Last Tuesday, while addressing the United Nations General Assembly, President Xi Jingping shocked global observers with a bold announcement: China has promised to strengthen its commitments under the Paris Climate Accords, declaring that it will achieve peak emissions before 2030 and full carbon neutrality by 2060 (Reuters). China is currently the world’s largest emitter of carbon dioxide, responsible for approximately 28% of global emissions (BBC). Scientists predict that, if it follows through on this commitment, China could curb global warming by as much as 0.3°C (Reuters). This announcement comes just on the heels of the European Union’s recent pledge to strengthen its own Paris Climate commitments, promising to reduce emissions by 55% by 2030 (Guardian).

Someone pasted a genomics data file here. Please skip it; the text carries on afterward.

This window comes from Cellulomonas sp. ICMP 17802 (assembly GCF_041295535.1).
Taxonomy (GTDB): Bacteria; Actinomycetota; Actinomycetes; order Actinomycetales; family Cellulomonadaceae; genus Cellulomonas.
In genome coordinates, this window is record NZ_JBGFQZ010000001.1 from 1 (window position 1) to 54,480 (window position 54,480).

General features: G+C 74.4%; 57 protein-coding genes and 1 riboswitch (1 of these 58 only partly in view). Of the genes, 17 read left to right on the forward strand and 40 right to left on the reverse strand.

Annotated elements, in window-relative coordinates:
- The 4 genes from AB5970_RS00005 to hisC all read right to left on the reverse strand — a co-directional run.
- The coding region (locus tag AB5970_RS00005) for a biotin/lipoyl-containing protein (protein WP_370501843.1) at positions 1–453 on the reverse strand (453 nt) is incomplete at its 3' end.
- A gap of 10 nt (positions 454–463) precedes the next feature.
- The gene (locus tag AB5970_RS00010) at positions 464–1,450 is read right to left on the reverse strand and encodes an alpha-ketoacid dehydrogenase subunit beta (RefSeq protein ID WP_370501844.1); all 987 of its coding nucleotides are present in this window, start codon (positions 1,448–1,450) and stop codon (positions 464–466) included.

Many are calling Xi’s announcement a direct challenge to the United States. Over the last few years, the United States has been notably absent from the global climate space and is expected to formally exit the Paris Accords on November 4 (Guardian). During his remarks before the General Assembly last Tuesday, President Donald Trump called the climate agreement a “one-sided deal,” and specifically called out China for its rapidly increasing fossil fuel emissions (Politico). Tensions between the two countries have been on the rise since Trump took office in 2016. Though China’s new commitment remains good news for climate advocates, Todd Stern, a former U.S. climate envoy, warns that avoiding the climate crisis will require “both competition and collaboration” between the two world powers (Reuters).